Category Archives: Community Building Initiatives

Page that discusses my community initiatives and work

Eight Interview Prep Tips I Use to (Try to) Avoid Becoming a Colour-Sound Bite (“CSB”) for Mainstream Media

In the first three months of this month, I have had the privilege (and I would also call it also a personal and familial/community responsibility) to speak on quite a few very controversial issues for media (print and radio). In many of these pieces, I was selected to speak as a representative of my cultural community, a job I took wearily and with precaution.

Looking back on the many pieces, I have to admit they weren’t all great interviews, and subsequently not all of what I wanted to say was published. Indeed, for most of them, where I would spend 20-30 minutes on the phone with the interviewer and often times 2-3 hours in preparation for what to best say, at most one or two lines would be used. Many times those lines would be what lawyers call, obiter dicta (side points in passing), rather than main points. In some of these pieces, my thoughts did not become the primary narrative.

Radio is even more difficult. Going into these interviews, you have an agenda of where you want the conversation to go, but the interviewer, station, and other interviewees can take the topic entirely different directions. I felt that way especially with the CBC Early Edition piece, where the Professor I was speaking alongside wanted to focus on the technical/diplomatic relationship between Canada and China, where my gameplan moving in was to try and destroy the relevance of that macro-level, trade relationship to most of our day to day lives as Chinese-Canadians just looking to get more politically engaged. I was worried that this story would define us/serve to divide us rather than allow us to pour attention to the progress/challenges we face at home in an election year.

Unfortunately, to-date, this conversation as continued to go that way, and again the blindness of the Chinese-Canadian struggle/need to organize continues.

In my work and in my mentorship, and thanks to advice from incredible mentors, I’ve started to pass on my interview opportunities to others (I’ve turned down my last four).

Many times, it’s just a matter of sending an interview request off to a mentor or someone I feel more qualified to speak to an issue. It is my hope that more women, especially women of colour and Indigenous women, replace the white male-dominated pundit/talking heads we see too much of on our TV and hear and read too much of on our radios and in our newspapers.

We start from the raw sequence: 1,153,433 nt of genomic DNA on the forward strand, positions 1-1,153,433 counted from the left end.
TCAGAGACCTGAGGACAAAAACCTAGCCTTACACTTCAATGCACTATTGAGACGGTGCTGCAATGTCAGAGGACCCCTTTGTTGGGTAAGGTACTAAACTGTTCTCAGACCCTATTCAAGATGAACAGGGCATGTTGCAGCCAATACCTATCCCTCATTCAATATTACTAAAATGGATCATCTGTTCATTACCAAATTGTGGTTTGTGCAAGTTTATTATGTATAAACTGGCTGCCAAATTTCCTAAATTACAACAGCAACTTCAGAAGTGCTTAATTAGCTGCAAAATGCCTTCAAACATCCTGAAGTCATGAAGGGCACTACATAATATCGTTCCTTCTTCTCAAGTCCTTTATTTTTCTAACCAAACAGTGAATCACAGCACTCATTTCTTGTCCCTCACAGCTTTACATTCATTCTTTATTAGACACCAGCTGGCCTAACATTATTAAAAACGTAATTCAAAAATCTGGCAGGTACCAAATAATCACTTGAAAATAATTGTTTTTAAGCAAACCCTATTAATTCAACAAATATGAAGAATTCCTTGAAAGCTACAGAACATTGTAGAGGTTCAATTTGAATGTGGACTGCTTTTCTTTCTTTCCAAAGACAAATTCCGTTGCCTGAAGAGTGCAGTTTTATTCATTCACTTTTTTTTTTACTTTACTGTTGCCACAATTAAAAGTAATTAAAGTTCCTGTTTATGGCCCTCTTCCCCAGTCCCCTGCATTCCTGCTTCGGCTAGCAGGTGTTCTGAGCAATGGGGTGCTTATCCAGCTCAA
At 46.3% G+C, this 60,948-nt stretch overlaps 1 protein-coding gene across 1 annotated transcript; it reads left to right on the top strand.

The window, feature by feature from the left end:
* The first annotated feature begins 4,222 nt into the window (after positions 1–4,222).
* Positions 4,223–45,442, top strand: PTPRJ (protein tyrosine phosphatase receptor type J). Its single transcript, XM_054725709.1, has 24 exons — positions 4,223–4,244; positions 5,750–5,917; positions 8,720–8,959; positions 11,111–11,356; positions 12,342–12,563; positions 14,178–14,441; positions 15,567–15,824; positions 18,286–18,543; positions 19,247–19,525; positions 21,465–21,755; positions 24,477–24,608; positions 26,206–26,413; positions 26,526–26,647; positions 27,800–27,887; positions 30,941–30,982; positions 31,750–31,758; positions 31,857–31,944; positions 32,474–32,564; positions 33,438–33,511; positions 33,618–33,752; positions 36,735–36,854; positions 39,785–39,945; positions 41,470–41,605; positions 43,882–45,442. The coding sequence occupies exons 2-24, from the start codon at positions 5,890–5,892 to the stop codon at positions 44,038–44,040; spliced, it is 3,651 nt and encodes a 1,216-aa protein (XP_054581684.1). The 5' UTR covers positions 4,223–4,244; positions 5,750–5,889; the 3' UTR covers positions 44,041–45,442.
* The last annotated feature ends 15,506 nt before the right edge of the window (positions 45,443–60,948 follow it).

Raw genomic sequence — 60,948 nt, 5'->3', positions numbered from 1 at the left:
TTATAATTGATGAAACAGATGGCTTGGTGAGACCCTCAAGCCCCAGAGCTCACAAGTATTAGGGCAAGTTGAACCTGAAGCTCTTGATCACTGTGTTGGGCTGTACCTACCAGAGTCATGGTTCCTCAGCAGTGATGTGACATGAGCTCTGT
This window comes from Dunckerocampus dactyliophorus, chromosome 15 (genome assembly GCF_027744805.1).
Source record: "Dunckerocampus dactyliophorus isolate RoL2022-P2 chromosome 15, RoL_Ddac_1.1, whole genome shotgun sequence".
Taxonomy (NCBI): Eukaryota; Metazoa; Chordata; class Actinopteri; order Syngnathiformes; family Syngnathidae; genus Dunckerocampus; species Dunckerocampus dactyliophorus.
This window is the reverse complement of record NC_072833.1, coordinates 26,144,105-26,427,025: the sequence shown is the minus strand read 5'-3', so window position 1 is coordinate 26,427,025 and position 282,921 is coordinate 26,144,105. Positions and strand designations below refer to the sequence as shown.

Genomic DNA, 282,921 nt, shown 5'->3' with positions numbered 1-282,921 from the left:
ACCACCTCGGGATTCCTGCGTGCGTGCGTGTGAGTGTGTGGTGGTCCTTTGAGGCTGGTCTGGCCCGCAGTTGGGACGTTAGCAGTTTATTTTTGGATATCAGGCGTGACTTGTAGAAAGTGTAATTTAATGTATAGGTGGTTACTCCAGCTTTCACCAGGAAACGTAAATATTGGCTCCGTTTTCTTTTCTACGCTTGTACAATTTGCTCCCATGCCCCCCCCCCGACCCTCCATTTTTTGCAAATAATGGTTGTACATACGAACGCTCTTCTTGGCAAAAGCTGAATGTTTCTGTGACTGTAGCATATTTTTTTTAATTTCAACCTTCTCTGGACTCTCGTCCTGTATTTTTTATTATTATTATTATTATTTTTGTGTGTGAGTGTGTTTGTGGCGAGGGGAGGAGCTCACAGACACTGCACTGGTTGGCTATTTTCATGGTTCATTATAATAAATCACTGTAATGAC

In that process of encouraging others to speak up and to present their views, I also do worry that they are prepared. It is not usual for people of colour and minorities to be more nervous and anxious about these interviews. For us sharing our perspectives exposes us to mix of external and internal pressures – not only from ourselves individually (for many, our greatest critic), but from our families (many of which told us to not speak up unless we have to) and our communities (often splintered/divided along several lines of migration, wealth, and regional difference).

We cannot expect to be talking pieces for entire complex diasporic communities, but that is the expectation that those less in the know or those wanting to sell sound bites want us to be. We’re easy, quick, accessible, educated and can put in comments that raise questions and tensions. These are tensions for the most part (although with more journalists of colour, this is changing) journalists will not have to lose sleep over. Either their piece gets hits or it doesn’t – either it helps them get their next big story or attention, or it doesn’t. The consequences lie primarily on us, who have to go back to our communities, attend networking events, and be judged by the few words that were printed in our names.

This is not to degrade the profession of journalism (one I admire so much) but rather to acknowledge that the written space does provide opportunity to hide behind corporate, editorial, or even what page and where it is published, ways. People will forget a bad piece from an author as soon as a good piece is written. People (especially those within our communities) will not forget when we shared our views, especially when they may have contributed to detrimental outcomes and we have to see each other once a week at Church, or at the same neighbourhood coffeeshops and community meetings.